Inbox: Who will be the Astros' impact rookie in '23?

Beat reporter Brian McTaggart responds to questions from fans

December 24th, 2022

HOUSTON -- When I asked you to submit questions for this Inbox, many of you asked about the situation in left field. Since then, the Astros have signed steady veteran , so there’s your answer. The Astros’ heavy lifting for the offseason now appears to be done, so let’s look deeper into the future with some questions that will impact the 2023 season.

It seems like the Astros have had an impactful rookie every year since 2016. Who do you think could be the impact rookie for 2023?
-- @aaronitme

Despite trading away so many prospects in deals the last few years and not having a first-round pick in the MLB Draft two years in a row, the Astros have still churned out elite big league talent from their system. was a unanimous AL Rookie of the Year winner in 2019, finished third in '20, was second in '21 and won the ALCS and World Series MVP in '22, finishing fifth in the Rookie of the Year voting.

To your question, the club’s rookie to watch in '23 is right-hander -- the Astros’ top prospect who got his feet wet in the big leagues last season and should be in the rotation on Opening Day. Catchers (No. 7) and (No. 3) will both get a shot to show what they can do backing up , with outfield prospect Justin Dirden (No. 11) a dark-horse candidate to make a big impact in '23.

Any chance the Astros proactively work on extensions for or this offseason rather than next, since both only have 2 years left on their contracts?
-- @agone15

Yes, I certainly think it’s something the Astros will begin to look at sooner than later, but there’s no real urgency until maybe a year from now. , who’s turned down an early contract extension, is probably a bigger priority at this point, but he still has three years of team control remaining. The crazy money being thrown around this offseason probably has Tucker salivating over what he would be worth in a few years, but there’s still plenty of time to get a deal done.

A couple more good seasons like Bregman had in 2022 would make him a big name on the free-agent market in '24, as well. As far as Altuve, he’s signed two extensions to stay in Houston, and a third would probably make him an Astro for life.

With the ending of the full shift, will Tucker or Alvarez benefit the most?
-- @Daveywavy11

Our talented Mike Petriello recently did a great piece on how the new positioning rules figure to impact Corey Seager the most. It’s worth a read, and he will have more pieces in the next few weeks which will explain some of it more.

After reading the story on Seager, I asked Petriello specifically about Tucker and Alvarez. The numbers show Alvarez should benefit more than Tucker. Petriello had Alvarez at +7 hits without the shift -- a number that would be higher if he didn’t hit more balls past the shift. The impact on Tucker may be pretty much negligible, which means he was either hitting balls past the shift like Alvarez or hitting balls into the shift that would have been outs in a regular defense.

Is Pedro Leon an option for the OF to start the 2023 season?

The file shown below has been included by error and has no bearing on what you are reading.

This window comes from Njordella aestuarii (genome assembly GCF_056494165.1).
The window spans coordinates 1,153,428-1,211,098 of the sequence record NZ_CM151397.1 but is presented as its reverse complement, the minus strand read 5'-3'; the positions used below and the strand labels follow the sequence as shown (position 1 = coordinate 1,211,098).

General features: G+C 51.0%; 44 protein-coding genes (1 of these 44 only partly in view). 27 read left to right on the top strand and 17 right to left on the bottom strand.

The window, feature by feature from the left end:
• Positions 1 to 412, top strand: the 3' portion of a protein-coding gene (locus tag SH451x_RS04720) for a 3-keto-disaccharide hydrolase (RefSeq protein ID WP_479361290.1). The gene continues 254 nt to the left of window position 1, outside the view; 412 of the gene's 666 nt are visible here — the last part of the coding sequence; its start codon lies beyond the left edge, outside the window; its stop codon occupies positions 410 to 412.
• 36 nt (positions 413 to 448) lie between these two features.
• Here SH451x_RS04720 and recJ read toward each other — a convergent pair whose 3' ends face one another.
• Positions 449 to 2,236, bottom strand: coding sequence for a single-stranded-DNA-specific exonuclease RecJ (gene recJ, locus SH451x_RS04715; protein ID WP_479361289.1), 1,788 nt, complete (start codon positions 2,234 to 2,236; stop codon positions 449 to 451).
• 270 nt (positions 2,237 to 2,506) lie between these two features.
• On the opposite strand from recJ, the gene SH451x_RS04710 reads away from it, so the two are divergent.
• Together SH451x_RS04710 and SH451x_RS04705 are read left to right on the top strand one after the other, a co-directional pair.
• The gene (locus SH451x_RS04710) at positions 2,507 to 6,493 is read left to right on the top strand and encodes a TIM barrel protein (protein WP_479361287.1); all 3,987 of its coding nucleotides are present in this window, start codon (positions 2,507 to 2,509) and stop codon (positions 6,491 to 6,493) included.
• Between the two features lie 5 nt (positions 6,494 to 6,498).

-- @chanman195

Yes, it appears the club's No. 4 prospect will be in the mix for playing time in center this spring, along with , , Dirden and Corey Julks (No. 30). As it stands now, and assuming the Astros don’t add another outfielder, the starting job should be McCormick’s to lose, but he still figures to play some time in left. In other words, they’ll need more than one center fielder.

Will a healthy Meyers put it together at the plate? That’s a huge question entering the spring. Leon has a great arm and is a great defensive center fielder, though his approach at the plate is still lacking. The Astros have tinkered with him at different positions, but he will need to show he can hit enough to push for a spot.

How much do you think the shift ban will [affect] the pitching staff? I know the defense is good, but with more holes and no dominant strikeout guys in the rotation [either], and the pitchers being sped up, seems like it could change the performance of the rotation.
-- @Charlescrew35

The three starters it could affect the most are , and Brown, all of whom are ground-ball pitchers. That will be something to monitor.

As far as the pitch clock goes, I turned to our Sarah Langs for help and, as usual, she hit a home run. Starting next season, pitchers will have 15 seconds to throw a pitch (20 with runners on base). Check out this link: It shows the Astros’ pitch-tempo data, which measures time between each pitch. There’s also a “timer equivalent,” which uses that time between pitches to estimate the timing number for the timer -- which is from receiving the ball from the catcher to the beginning of the delivery. As you can see, all the Astros' starters should have no trouble with the timer.

What are the chances of Diaz or Lee playing backup to Maldy next season?
-- @RandySVoges

The Astros had interest in free-agent catcher Willson Contreras -- through they didn’t make him a formal offer -- and Sean Murphy, who was traded to the Braves. When those two catchers were off the radar, it become apparent they were going to give Diaz or Lee a chance to back up Maldonado next season.

There’s lots to like about both. Diaz can really hit and can play first base, but Lee has a tremendous arm. I still think the Astros will try to bring in a veteran catcher who could fill in for Maldonado if he gets hurt, but either Diaz or Lee should have a real opportunity in 2023 to establish themselves.